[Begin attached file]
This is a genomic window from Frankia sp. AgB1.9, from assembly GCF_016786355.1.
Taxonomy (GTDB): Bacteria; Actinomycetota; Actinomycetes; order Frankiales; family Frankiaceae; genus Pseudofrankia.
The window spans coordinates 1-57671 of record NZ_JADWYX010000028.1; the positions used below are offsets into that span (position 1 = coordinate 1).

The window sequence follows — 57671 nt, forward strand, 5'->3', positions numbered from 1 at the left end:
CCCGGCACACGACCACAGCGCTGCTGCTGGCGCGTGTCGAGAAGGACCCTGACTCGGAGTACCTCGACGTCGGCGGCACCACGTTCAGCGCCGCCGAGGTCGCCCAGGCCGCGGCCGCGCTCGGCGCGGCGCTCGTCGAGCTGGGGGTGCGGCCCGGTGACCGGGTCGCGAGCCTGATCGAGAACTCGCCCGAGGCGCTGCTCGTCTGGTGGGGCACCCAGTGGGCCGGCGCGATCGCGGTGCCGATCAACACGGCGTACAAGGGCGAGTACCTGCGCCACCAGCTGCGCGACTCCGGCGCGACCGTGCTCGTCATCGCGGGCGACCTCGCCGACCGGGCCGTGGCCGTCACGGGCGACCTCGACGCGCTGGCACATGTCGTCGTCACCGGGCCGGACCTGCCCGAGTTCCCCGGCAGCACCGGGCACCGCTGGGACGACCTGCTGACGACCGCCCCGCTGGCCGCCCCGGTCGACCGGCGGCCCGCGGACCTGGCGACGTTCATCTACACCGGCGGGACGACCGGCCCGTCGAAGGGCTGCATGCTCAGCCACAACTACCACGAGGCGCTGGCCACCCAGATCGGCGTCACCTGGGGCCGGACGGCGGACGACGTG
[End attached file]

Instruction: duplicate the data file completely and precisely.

This is a genomic window from Frankia sp. AgB1.9, from assembly GCF_016786355.1.
Taxonomy (GTDB): Bacteria; Actinomycetota; Actinomycetes; order Frankiales; family Frankiaceae; genus Pseudofrankia.
The window spans coordinates 1-57671 of record NZ_JADWYX010000028.1; the positions used below are offsets into that span (position 1 = coordinate 1).

The window sequence follows — 57671 nt, forward strand, 5'->3', positions numbered from 1 at the left end:
CCCGGCACACGACCACAGCGCTGCTGCTGGCGCGTGTCGAGAAGGACCCTGACTCGGAGTACCTCGACGTCGGCGGCACCACGTTCAGCGCCGCCGAGGTCGCCCAGGCCGCGGCCGCGCTCGGCGCGGCGCTCGTCGAGCTGGGGGTGCGGCCCGGTGACCGGGTCGCGAGCCTGATCGAGAACTCGCCCGAGGCGCTGCTCGTCTGGTGGGGCACCCAGTGGGCCGGCGCGATCGCGGTGCCGATCAACACGGCGTACAAGGGCGAGTACCTGCGCCACCAGCTGCGCGACTCCGGCGCGACCGTGCTCGTCATCGCGGGCGACCTCGCCGACCGGGCCGTGGCCGTCACGGGCGACCTCGACGCGCTGGCACATGTCGTCGTCACCGGGCCGGACCTGCCCGAGTTCCCCGGCAGCACCGGGCACCGCTGGGACGACCTGCTGACGACCGCCCCGCTGGCCGCCCCGGTCGACCGGCGGCCCGCGGACCTGGCGACGTTCATCTACACCGGCGGGACGACCGGCCCGTCGAAGGGCTGCATGCTCAGCCACAACTACCACGAGGCGCTGGCCACCCAGATCGGCGTCACCTGGGGCCGGACGGCGGACGACGTG